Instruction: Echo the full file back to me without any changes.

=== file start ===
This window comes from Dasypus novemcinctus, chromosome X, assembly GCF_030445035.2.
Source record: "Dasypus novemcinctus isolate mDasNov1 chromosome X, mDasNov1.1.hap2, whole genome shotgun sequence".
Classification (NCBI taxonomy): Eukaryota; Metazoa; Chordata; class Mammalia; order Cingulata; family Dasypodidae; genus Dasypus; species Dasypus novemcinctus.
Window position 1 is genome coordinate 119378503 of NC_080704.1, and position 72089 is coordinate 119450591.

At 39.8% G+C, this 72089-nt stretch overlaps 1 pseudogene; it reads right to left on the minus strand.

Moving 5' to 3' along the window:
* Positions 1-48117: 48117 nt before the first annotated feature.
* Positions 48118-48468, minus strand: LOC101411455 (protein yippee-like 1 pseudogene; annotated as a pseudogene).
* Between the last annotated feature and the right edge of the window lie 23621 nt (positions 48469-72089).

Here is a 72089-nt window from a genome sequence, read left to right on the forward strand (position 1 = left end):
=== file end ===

This window comes from Dasypus novemcinctus, chromosome X, assembly GCF_030445035.2.
Source record: "Dasypus novemcinctus isolate mDasNov1 chromosome X, mDasNov1.1.hap2, whole genome shotgun sequence".
Classification (NCBI taxonomy): Eukaryota; Metazoa; Chordata; class Mammalia; order Cingulata; family Dasypodidae; genus Dasypus; species Dasypus novemcinctus.
Window position 1 is genome coordinate 119378503 of NC_080704.1, and position 72089 is coordinate 119450591.

At 39.8% G+C, this 72089-nt stretch overlaps 1 pseudogene; it reads right to left on the minus strand.

Moving 5' to 3' along the window:
* Positions 1-48117: 48117 nt before the first annotated feature.
* Positions 48118-48468, minus strand: LOC101411455 (protein yippee-like 1 pseudogene; annotated as a pseudogene).
* Between the last annotated feature and the right edge of the window lie 23621 nt (positions 48469-72089).

Here is a 72089-nt window from a genome sequence, read left to right on the forward strand (position 1 = left end):